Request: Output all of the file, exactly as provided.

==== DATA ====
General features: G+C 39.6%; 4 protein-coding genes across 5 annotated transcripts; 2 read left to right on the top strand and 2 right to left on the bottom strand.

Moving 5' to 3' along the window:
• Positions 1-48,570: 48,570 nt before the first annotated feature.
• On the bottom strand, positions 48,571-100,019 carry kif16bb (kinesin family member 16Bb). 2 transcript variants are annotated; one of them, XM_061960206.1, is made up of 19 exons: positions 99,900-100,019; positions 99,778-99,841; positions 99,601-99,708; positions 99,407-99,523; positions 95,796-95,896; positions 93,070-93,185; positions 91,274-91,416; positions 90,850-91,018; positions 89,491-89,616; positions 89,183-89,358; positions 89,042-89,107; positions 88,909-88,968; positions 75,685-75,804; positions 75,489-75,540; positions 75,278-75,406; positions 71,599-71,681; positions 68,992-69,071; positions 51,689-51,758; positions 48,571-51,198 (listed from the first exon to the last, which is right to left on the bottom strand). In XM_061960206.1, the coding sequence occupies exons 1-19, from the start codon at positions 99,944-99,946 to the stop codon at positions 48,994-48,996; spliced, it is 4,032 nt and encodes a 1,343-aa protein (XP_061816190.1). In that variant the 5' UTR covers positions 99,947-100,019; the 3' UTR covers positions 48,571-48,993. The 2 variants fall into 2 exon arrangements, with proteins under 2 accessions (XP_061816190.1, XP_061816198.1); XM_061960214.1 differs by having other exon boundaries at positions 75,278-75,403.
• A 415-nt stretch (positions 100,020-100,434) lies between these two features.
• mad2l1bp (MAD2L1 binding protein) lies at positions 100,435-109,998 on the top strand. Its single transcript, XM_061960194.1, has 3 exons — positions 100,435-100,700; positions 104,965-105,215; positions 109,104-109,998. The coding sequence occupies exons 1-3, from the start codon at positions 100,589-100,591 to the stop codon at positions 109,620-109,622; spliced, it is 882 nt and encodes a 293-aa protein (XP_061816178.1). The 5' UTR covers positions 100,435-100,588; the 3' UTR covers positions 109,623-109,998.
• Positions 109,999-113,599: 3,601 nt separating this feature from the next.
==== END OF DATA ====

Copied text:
General features: G+C 39.6%; 4 protein-coding genes across 5 annotated transcripts; 2 read left to right on the top strand and 2 right to left on the bottom strand.

Moving 5' to 3' along the window:
• Positions 1-48,570: 48,570 nt before the first annotated feature.
• On the bottom strand, positions 48,571-100,019 carry kif16bb (kinesin family member 16Bb). 2 transcript variants are annotated; one of them, XM_061960206.1, is made up of 19 exons: positions 99,900-100,019; positions 99,778-99,841; positions 99,601-99,708; positions 99,407-99,523; positions 95,796-95,896; positions 93,070-93,185; positions 91,274-91,416; positions 90,850-91,018; positions 89,491-89,616; positions 89,183-89,358; positions 89,042-89,107; positions 88,909-88,968; positions 75,685-75,804; positions 75,489-75,540; positions 75,278-75,406; positions 71,599-71,681; positions 68,992-69,071; positions 51,689-51,758; positions 48,571-51,198 (listed from the first exon to the last, which is right to left on the bottom strand). In XM_061960206.1, the coding sequence occupies exons 1-19, from the start codon at positions 99,944-99,946 to the stop codon at positions 48,994-48,996; spliced, it is 4,032 nt and encodes a 1,343-aa protein (XP_061816190.1). In that variant the 5' UTR covers positions 99,947-100,019; the 3' UTR covers positions 48,571-48,993. The 2 variants fall into 2 exon arrangements, with proteins under 2 accessions (XP_061816190.1, XP_061816198.1); XM_061960214.1 differs by having other exon boundaries at positions 75,278-75,403.
• A 415-nt stretch (positions 100,020-100,434) lies between these two features.
• mad2l1bp (MAD2L1 binding protein) lies at positions 100,435-109,998 on the top strand. Its single transcript, XM_061960194.1, has 3 exons — positions 100,435-100,700; positions 104,965-105,215; positions 109,104-109,998. The coding sequence occupies exons 1-3, from the start codon at positions 100,589-100,591 to the stop codon at positions 109,620-109,622; spliced, it is 882 nt and encodes a 293-aa protein (XP_061816178.1). The 5' UTR covers positions 100,435-100,588; the 3' UTR covers positions 109,623-109,998.
• Positions 109,999-113,599: 3,601 nt separating this feature from the next.